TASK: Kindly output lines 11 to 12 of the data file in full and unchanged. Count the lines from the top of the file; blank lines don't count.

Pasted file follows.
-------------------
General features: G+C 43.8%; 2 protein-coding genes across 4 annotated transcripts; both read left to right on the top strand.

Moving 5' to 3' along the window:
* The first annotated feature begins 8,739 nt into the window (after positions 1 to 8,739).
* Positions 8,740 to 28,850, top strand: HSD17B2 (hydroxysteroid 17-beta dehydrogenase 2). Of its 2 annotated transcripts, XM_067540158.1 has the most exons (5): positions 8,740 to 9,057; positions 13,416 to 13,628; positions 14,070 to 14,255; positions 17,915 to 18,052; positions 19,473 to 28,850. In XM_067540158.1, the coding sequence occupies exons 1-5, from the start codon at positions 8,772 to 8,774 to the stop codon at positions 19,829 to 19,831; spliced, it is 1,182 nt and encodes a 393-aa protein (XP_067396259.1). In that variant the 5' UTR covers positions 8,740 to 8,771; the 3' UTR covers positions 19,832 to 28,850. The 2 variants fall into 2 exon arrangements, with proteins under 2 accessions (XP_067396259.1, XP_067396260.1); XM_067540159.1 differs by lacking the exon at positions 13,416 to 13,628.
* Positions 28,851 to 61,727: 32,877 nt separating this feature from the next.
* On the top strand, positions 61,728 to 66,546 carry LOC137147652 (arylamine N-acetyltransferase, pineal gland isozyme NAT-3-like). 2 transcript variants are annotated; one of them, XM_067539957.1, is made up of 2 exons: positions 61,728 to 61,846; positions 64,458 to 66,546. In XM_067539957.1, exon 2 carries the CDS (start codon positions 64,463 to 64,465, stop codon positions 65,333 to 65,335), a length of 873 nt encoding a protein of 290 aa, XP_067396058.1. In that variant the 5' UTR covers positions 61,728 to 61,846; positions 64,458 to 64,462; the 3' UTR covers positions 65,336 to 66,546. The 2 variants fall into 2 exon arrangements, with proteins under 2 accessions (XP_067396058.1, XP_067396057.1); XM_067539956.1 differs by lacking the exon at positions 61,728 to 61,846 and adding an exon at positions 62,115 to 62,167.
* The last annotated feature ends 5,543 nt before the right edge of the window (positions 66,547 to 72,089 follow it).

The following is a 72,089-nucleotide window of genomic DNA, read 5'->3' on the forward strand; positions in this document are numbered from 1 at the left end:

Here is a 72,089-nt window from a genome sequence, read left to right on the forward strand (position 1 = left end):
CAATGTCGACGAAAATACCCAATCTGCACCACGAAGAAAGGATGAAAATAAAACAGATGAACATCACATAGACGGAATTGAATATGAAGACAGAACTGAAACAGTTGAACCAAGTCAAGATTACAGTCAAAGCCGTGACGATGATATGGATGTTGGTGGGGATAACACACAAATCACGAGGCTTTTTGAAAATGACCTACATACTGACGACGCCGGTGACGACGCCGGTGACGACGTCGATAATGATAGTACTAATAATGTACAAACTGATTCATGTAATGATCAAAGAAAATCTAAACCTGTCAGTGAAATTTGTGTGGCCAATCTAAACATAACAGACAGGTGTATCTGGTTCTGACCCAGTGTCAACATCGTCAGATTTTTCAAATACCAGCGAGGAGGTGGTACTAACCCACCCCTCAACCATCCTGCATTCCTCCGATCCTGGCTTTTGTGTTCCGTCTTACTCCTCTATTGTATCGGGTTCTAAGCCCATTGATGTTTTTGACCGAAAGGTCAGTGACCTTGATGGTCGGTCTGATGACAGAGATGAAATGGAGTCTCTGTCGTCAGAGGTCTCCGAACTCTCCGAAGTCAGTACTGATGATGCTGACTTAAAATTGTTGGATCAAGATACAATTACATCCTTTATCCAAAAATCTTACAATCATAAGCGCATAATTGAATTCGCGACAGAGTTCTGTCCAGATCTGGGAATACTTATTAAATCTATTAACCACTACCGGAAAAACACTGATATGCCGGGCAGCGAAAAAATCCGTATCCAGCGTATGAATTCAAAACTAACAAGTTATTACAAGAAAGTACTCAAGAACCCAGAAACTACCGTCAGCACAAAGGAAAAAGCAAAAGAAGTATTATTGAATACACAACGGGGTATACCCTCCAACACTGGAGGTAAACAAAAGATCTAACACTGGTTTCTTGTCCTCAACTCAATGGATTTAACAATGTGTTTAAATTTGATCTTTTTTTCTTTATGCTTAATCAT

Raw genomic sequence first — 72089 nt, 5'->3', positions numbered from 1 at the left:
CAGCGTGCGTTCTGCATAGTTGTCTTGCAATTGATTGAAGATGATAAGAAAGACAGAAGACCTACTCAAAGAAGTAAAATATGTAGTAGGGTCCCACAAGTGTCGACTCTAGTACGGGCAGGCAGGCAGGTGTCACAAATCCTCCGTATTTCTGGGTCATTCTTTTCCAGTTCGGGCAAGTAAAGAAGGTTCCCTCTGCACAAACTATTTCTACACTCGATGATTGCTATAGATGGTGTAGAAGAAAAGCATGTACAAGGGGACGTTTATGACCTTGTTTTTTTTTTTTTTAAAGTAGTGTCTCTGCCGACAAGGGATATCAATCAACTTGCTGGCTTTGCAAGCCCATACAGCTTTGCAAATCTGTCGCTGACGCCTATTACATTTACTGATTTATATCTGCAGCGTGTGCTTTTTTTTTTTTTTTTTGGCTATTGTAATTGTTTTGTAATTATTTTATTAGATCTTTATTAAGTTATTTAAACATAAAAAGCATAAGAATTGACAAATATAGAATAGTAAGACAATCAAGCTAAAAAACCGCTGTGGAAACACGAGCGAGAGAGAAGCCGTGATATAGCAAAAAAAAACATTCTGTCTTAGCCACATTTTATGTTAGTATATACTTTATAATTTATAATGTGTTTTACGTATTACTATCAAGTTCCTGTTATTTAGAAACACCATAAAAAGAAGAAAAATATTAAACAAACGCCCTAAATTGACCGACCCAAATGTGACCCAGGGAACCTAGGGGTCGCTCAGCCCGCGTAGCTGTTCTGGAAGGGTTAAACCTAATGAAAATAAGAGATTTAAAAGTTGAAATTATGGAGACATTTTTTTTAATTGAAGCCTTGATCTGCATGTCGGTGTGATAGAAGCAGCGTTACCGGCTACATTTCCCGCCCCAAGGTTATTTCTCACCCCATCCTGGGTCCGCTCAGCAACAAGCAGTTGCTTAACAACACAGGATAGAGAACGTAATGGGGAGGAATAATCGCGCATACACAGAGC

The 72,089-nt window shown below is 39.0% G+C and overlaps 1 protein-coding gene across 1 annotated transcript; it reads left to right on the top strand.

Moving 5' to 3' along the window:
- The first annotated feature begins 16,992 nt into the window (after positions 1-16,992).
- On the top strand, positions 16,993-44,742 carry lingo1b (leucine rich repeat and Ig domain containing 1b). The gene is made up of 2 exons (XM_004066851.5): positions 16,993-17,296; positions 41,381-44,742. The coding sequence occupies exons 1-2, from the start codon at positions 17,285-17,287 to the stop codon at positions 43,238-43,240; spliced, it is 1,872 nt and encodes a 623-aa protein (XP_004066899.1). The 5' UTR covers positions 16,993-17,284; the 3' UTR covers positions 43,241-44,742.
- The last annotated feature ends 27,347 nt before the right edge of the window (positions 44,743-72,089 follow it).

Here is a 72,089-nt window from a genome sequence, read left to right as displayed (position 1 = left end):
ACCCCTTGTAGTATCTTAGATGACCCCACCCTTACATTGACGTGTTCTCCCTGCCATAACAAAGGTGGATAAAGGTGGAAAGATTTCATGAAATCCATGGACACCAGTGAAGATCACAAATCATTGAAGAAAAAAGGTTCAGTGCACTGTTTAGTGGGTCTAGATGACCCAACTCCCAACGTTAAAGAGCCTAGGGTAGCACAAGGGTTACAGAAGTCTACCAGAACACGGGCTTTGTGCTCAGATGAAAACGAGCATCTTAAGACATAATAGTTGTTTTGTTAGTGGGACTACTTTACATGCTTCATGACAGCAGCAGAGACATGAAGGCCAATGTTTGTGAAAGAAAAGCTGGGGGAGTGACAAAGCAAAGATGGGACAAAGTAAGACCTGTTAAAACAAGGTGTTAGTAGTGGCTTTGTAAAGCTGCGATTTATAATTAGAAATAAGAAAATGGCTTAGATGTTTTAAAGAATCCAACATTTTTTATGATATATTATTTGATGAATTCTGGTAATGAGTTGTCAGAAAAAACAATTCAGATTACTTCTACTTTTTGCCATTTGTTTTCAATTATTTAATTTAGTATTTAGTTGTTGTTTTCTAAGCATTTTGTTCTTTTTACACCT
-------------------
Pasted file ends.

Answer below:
Raw genomic sequence first — 72089 nt, 5'->3', positions numbered from 1 at the left:
CAGCGTGCGTTCTGCATAGTTGTCTTGCAATTGATTGAAGATGATAAGAAAGACAGAAGACCTACTCAAAGAAGTAAAATATGTAGTAGGGTCCCACAAGTGTCGACTCTAGTACGGGCAGGCAGGCAGGTGTCACAAATCCTCCGTATTTCTGGGTCATTCTTTTCCAGTTCGGGCAAGTAAAGAAGGTTCCCTCTGCACAAACTATTTCTACACTCGATGATTGCTATAGATGGTGTAGAAGAAAAGCATGTACAAGGGGACGTTTATGACCTTGTTTTTTTTTTTTTTAAAGTAGTGTCTCTGCCGACAAGGGATATCAATCAACTTGCTGGCTTTGCAAGCCCATACAGCTTTGCAAATCTGTCGCTGACGCCTATTACATTTACTGATTTATATCTGCAGCGTGTGCTTTTTTTTTTTTTTTTTGGCTATTGTAATTGTTTTGTAATTATTTTATTAGATCTTTATTAAGTTATTTAAACATAAAAAGCATAAGAATTGACAAATATAGAATAGTAAGACAATCAAGCTAAAAAACCGCTGTGGAAACACGAGCGAGAGAGAAGCCGTGATATAGCAAAAAAAAACATTCTGTCTTAGCCACATTTTATGTTAGTATATACTTTATAATTTATAATGTGTTTTACGTATTACTATCAAGTTCCTGTTATTTAGAAACACCATAAAAAGAAGAAAAATATTAAACAAACGCCCTAAATTGACCGACCCAAATGTGACCCAGGGAACCTAGGGGTCGCTCAGCCCGCGTAGCTGTTCTGGAAGGGTTAAACCTAATGAAAATAAGAGATTTAAAAGTTGAAATTATGGAGACATTTTTTTTAATTGAAGCCTTGATCTGCATGTCGGTGTGATAGAAGCAGCGTTACCGGCTACATTTCCCGCCCCAAGGTTATTTCTCACCCCATCCTGGGTCCGCTCAGCAACAAGCAGTTGCTTAACAACACAGGATAGAGAACGTAATGGGGAGGAATAATCGCGCATACACAGAGC